I apologize if I'm asking a really simple/stupid question here, or if this is an xy problem and I'm missing something entirely. I'm someone working way outside my field here since electrical systems and especially power supplies are not anywhere close to my usual area of work.

I'm currently tasked with developing a system that is mounted on a drone. Driving this system is a stepper motor which is controlled by an Arduino Nano. The problem I'm running into, however, is that in order to keep the weight down because drones, I have to use a PM-stepper motor compared to the much heavier hybrid stepper motors.The voltages of the motors I have access to are either 24V or 15V, but then the weight of the batteries I'd be looking at to supply that voltage would be heavier than the drone could lift.

I'm looking for a lightweight circuit design to use fewer/lighter batteries to produce both the 24V to drive the motor as well as provide a lower voltage power to the Arduino which has an input voltage limit of 21V.

Part numbers:

  • 15V stepper option - PG15S-D20-HHB9
  • 24V stepper option - PG25L-D24-HHC1
  • Arduino - ABX00027
  • \$\begingroup\$ Have you read something of this? realpars.com/stepper-motors-advantages/…. \$\endgroup\$
    – Antonio51
    Commented Jul 14, 2022 at 13:20
  • 1
    \$\begingroup\$ Can the Stepper motor be replaced by a "servo-motor"? \$\endgroup\$
    – Antonio51
    Commented Jul 14, 2022 at 13:32
  • 1
    \$\begingroup\$ The question is a bit broad. Battery weight and voltage are not correlated, try to estimate the available and needed energy first. \$\endgroup\$
    – Jens
    Commented Jul 14, 2022 at 14:24
  • 1
    \$\begingroup\$ Radio controlled models use powerful but lightweight brushless motors, not stepper motors. Many use 8.4V max (2 lithium cells), 12.6V max (3 lithium cells) or 16.8V max (4 lithium cells). The lithium batteries are made in many sizes and are lightweight. If you stepup the voltage of a battery then its current is increased the same amount then its discharge time is very short. \$\endgroup\$
    – Audioguru
    Commented Jul 14, 2022 at 14:51
  • 1
    \$\begingroup\$ Sorry. I have never seen a winch on a drone. \$\endgroup\$
    – Audioguru
    Commented Jul 15, 2022 at 16:56

1 Answer 1


I will bring together some thoughts here:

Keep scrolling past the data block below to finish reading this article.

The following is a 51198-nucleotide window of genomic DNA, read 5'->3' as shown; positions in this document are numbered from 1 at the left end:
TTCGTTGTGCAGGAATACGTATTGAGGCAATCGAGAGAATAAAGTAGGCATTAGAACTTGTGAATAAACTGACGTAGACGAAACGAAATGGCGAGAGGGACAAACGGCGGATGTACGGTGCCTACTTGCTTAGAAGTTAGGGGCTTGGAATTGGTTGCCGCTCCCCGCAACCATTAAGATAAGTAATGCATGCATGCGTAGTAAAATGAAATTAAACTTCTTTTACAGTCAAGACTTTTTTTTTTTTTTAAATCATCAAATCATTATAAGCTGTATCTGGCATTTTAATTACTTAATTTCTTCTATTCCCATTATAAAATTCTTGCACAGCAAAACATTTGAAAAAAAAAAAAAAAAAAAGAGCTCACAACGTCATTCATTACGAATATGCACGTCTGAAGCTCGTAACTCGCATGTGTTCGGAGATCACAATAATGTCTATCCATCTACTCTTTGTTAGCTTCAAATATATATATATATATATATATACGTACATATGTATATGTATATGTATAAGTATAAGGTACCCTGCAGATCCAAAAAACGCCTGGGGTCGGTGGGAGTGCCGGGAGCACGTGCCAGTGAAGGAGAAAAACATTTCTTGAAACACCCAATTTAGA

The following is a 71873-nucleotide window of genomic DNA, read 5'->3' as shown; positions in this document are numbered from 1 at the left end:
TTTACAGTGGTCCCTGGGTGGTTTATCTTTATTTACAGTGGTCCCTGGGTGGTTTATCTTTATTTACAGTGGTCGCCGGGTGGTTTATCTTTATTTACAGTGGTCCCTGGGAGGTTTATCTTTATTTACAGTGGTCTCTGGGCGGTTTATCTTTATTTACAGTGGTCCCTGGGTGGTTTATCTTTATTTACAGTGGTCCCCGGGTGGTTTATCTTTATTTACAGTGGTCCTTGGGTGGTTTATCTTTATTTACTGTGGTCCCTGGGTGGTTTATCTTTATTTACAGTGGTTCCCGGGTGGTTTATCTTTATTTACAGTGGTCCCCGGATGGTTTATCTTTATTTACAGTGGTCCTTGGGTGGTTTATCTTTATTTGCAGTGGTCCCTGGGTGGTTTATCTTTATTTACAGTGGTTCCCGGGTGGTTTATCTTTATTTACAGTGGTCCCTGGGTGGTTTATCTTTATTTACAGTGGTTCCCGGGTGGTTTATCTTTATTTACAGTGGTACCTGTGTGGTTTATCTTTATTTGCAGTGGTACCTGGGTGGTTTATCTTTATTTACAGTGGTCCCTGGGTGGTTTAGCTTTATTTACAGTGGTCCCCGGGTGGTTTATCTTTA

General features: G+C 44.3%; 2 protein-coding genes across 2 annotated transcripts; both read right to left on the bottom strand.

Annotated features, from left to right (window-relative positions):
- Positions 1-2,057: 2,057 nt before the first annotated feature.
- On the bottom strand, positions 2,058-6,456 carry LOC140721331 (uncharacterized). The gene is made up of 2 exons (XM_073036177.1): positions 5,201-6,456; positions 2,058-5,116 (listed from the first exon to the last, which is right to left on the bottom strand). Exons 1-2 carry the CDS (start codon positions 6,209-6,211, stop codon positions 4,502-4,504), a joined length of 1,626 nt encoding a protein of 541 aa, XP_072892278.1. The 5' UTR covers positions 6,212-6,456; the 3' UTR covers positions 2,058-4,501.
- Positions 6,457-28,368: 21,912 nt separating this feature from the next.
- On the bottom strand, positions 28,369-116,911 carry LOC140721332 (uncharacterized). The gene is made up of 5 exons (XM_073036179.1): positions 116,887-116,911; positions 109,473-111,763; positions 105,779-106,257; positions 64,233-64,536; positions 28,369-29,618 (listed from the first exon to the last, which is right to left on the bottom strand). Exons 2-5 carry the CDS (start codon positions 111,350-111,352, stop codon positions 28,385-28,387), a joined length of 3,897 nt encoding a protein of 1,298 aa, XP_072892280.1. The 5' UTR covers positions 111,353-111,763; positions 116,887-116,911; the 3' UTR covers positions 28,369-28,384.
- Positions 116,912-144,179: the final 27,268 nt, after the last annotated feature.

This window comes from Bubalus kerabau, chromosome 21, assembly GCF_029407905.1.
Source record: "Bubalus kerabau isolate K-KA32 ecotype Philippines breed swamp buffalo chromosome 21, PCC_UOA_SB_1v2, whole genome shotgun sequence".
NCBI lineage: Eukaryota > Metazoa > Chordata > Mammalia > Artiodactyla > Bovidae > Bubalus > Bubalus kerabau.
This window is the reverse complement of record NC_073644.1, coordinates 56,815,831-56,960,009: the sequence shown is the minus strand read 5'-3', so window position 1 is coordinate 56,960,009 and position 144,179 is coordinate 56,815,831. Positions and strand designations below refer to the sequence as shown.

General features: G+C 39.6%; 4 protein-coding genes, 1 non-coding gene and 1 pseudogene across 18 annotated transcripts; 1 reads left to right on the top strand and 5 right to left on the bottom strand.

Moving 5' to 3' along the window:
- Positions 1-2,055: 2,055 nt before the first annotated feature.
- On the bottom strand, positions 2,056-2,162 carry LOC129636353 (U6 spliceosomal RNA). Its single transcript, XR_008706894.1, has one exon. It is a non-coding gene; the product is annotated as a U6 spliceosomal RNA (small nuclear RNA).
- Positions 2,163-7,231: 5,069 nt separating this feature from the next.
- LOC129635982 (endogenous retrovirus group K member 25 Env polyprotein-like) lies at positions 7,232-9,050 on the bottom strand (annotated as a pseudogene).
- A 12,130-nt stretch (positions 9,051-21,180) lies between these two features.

1. The mentioned payload of the system is 400g. If you take the motor PG25L-D24-HHC1, there are 57g. Using two LiPo 18650 3Ah cells with protection there are +100g. Arduino Nano is +7g, a boost converter +15g maximum, stepper motor driver module again about +15g. Add some wires and you are at about 200g for a raw working system. The remaining 200g can be filled with additional cells in parallel, a housing and other mechanical components needed.
  2. The 2 LiPo cells provide a usable voltage range from 7.2-8.4V, for a run time estimation I take 7.8V. If I give the motor 200 mA continous current at 24 V and assume 90% efficiency for the boost converter, this will draw around 684 mA from the battery. Add 20 mA for the Arduino and 10 mA for the stepper driver module and the total current consumption will be 714 mA. This would run for a bit more than 4 hours using the 3Ah cells.
  3. Adding a second DC/DC converter from battery voltage down to 5V for the Arduino improves the battery efficiency slightly but adds weight, I don't think its worth the effort. So feed the Arduino directly from the battery using Vin.
  4. Do not use a stepper driver with bipolar output stages as mentioned in the motor datasheet, the efficiency is too bad. There are a lot of driver chips with internal current control PWM and step/dir interface, often seen in 3D printers.

There are many assumptions here, it is possible to allow up to 500 mA for the motor having less than 2 hours run time. The 200 mA guess was derived from the less powerful capabilities of the other motor. I just don't know what torque you may need in this application.


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